Stop saying “NON MI PIACE” in Italian: learn 13 ALTERNATIVES

How many times have you heard (or even said it yourself) “non mi piace” (I don’t like it)? If your answer is “many times”, don’t worry, you’re not the only one. Actually, it happens to us too,  we hear and say it way too many times, and frankly, I’m a bit tired of it. But no worries: this article will teach you all you need to know to stop saying “non mi piace” and to replace it with many good alternatives.



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SYNONYMS FOR “NON MI PIACE”

 

Saying “Non mi piace” is maybe the easiest way to express your disapproval of something or someone. These 3 words are very common, also among children.

This being said, today we’ll look at the 13 most common alternatives of the expression “non mi piace”.

 

1. NON FA PER ME

One of the smartest ways to say that you don’t like something is using the expression “non fa per me” (It’s not for me/ it’s not my cup of tea). Basically, we’re saying that that particular thing, whether it’s food, clothes or any other concrete object or abstract concept, it’s not in our tastes.

– Che ne pensi di questa gonna rosa? Ti piace?
(-What do you think about this pink skirt? Do you like it?)
– Mmh, non tanto. Non fa per me.
(-Mmh, not really. It’s not for me)

 

 

2. NON MI FA IMPAZZIRE

Another very polite expression is “non mi fa impazzire” (I’m not crazy about it). It’s the opposite of  “mi fa impazzire” (I’m crazy about it), an expression we use if we really like something. So, in this case, this alternative shows we’re not really ecstatic about the object in question.

Ieri ho visto un film d’amore, e devo dire che non era male; il che è strano, perché di solito i film romantici non mi fanno impazzire.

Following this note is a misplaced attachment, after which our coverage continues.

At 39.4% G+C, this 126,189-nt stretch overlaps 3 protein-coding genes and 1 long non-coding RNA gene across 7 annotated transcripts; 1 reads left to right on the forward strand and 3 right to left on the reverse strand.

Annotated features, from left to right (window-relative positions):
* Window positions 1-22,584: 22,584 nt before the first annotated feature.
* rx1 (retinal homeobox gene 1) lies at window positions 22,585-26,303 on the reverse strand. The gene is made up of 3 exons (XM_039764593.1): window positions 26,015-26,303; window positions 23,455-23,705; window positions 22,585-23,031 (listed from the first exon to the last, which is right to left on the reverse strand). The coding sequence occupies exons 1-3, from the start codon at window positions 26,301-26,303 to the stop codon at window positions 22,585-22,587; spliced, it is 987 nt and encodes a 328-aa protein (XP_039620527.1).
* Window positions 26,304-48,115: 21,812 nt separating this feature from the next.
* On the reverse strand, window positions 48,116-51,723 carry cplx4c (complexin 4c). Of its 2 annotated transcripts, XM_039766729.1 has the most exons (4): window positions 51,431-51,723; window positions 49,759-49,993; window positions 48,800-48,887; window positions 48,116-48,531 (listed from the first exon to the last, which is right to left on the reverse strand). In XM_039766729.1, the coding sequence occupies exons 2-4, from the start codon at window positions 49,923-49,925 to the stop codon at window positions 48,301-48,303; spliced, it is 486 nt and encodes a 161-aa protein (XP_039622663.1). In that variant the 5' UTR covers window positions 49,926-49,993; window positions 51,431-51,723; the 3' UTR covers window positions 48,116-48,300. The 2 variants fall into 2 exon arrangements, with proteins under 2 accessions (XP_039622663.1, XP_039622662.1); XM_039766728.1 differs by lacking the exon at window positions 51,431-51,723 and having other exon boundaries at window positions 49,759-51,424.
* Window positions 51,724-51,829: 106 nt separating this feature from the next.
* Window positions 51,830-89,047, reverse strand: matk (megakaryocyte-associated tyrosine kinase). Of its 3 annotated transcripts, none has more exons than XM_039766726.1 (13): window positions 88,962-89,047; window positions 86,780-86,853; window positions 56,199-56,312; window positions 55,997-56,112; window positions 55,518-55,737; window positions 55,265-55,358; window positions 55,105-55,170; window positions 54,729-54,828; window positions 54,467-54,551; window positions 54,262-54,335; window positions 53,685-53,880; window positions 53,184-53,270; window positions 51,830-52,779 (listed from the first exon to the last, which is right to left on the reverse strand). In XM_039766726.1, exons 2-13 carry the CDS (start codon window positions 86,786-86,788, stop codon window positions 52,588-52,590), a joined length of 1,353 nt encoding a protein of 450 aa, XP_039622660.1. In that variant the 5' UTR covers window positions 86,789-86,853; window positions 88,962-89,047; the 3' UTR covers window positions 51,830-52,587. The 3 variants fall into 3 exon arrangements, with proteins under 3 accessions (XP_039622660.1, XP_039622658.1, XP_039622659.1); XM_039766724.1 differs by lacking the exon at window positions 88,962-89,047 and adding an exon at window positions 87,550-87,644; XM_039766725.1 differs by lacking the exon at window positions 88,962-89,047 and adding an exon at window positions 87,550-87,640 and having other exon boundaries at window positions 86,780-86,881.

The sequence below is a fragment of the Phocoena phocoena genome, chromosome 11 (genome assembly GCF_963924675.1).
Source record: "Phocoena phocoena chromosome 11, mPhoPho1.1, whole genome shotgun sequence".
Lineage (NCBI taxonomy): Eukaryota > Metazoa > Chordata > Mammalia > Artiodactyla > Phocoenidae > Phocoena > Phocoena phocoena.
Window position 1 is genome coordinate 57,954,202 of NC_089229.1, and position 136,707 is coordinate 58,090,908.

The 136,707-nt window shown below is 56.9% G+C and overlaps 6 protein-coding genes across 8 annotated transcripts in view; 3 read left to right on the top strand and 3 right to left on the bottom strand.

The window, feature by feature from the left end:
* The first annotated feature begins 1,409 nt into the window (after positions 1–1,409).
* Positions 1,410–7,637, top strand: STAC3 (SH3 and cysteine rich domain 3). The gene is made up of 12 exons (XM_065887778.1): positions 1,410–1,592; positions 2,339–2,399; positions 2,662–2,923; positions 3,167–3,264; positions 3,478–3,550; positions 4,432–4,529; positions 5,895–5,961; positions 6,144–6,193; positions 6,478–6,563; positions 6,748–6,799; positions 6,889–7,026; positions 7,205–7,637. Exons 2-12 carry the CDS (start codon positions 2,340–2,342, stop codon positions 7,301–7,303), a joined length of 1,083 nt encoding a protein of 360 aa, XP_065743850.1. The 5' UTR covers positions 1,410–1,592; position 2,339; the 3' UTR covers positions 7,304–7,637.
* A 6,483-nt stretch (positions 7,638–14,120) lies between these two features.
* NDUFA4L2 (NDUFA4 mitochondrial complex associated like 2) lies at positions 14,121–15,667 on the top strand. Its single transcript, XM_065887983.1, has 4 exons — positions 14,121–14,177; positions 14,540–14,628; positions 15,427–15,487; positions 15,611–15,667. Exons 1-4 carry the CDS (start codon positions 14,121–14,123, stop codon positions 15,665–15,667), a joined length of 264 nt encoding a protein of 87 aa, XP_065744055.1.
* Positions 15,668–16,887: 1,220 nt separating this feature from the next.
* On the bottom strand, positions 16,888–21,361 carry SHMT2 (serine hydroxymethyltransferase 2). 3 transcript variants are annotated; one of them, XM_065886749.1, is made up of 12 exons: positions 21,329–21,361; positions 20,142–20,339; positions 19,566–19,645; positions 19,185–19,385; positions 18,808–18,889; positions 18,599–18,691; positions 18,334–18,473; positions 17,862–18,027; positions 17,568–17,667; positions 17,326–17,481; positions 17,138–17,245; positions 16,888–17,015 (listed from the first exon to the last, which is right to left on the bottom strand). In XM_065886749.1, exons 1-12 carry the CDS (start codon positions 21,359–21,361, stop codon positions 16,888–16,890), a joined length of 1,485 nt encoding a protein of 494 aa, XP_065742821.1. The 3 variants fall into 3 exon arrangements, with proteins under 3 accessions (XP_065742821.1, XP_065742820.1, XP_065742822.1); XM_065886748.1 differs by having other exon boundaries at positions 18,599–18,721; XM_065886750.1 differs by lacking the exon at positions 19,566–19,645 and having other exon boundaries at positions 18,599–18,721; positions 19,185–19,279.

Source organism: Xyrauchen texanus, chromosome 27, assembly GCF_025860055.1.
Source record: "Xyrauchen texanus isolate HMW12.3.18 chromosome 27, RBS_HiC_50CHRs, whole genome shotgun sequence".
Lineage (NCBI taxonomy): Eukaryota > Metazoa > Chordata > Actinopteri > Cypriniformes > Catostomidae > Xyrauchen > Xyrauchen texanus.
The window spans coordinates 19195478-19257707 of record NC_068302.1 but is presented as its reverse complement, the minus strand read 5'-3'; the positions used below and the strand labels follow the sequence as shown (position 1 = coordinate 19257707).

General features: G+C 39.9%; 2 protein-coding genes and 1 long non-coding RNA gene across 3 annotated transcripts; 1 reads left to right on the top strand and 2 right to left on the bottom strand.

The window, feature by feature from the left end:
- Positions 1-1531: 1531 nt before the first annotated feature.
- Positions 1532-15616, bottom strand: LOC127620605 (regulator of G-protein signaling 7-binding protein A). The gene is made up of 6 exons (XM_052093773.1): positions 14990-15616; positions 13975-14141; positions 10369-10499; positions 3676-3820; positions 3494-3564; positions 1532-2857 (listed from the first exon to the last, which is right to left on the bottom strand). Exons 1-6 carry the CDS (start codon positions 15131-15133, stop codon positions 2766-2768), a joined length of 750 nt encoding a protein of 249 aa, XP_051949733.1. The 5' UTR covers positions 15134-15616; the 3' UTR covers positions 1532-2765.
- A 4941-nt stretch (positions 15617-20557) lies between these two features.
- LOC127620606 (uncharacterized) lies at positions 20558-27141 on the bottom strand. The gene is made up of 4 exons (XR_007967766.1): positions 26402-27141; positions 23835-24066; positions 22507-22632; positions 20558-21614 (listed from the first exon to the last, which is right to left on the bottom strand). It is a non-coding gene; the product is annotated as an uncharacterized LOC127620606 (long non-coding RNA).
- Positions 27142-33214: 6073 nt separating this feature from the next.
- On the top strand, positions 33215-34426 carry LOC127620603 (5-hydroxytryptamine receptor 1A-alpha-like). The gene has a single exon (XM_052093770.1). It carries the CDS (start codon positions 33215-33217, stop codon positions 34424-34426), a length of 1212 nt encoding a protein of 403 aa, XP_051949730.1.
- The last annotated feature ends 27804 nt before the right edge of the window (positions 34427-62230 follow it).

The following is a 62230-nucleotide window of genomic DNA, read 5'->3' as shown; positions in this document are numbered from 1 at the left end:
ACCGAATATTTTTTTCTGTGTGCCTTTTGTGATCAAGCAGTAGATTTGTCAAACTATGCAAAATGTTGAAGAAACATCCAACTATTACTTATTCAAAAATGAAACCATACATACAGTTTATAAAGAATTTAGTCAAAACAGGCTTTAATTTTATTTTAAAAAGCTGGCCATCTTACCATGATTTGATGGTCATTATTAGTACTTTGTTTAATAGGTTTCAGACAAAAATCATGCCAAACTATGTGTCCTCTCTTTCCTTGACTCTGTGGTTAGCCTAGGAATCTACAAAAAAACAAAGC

Yesterday I saw a romantic movie and I have to say that it wasn’t that bad, which is odd because usually, I’m not crazy about romantic movies.    

 

3. C’È DI MEGLIO

Another very popular expression in spoken Italian is “c’è di meglio” (there’s / could be better): basically, we’re saying that that one thing is not amazing and that we could easily find better. We can adapt this expression in various situation, for example, we could say “ho visto di meglio”(I’ve seen better), “ho mangiato di meglio”(I’ve eaten better), “ho letto di meglio”(I’ve read better)  etc. etc.

– Ti è piaciuto il romanzo che ti ho prestato?
(-Did you like the book I gave you?)
– Mh sì, devo dire che è carino. Ma sinceramente ho letto di meglio.
(-Mh yes, I have to say that it was nice. But honestly, I’ve read better)

4. NON LO GRADISCO

A definitely more formal way of expressing our disapproval is “non lo gradisco” (I don’t enjoy it), which can change according to gender and number: if we’re talking about a feminine thing (because remember that in Italian even objects are gendered and are either masculine or feminine) we’ll say “non la gradisco”, and if we’re talking about more than one thing we’ll say “non li gradisco” (masculine plural) or “non le gradisco” (feminine plural).

– Posso offrirle del vino rosso?
(-Can I offer you some red wine?)
– No, la ringrazio, non lo gradisco.
(-No thank you, I don’t enjoy it)

 

5. NON INCONTRA/RISPECCHIA I MIEI GUSTI

Another expression that is tipically more formal is “non incontra / rispecchia i miei gusti” (It’s not to my taste).

– Posso chiederle per quale motivo ha deciso di restituire questo paio di stivali?
(-Can I ask you why you decided to return this pair of boots?)
– Semplicemente non incontrano i miei gusti.
(-Simply because they’re not to my taste)

 

6. (LO) ODIO/DETESTO

To express strong disapproval toward something or someone, we can use the expressions “lo odio” or “lo detesto” (I hate/detest it), the second one is stronger but it’s still equally as used.  Also in this case, we have to change the expression according to gender and number).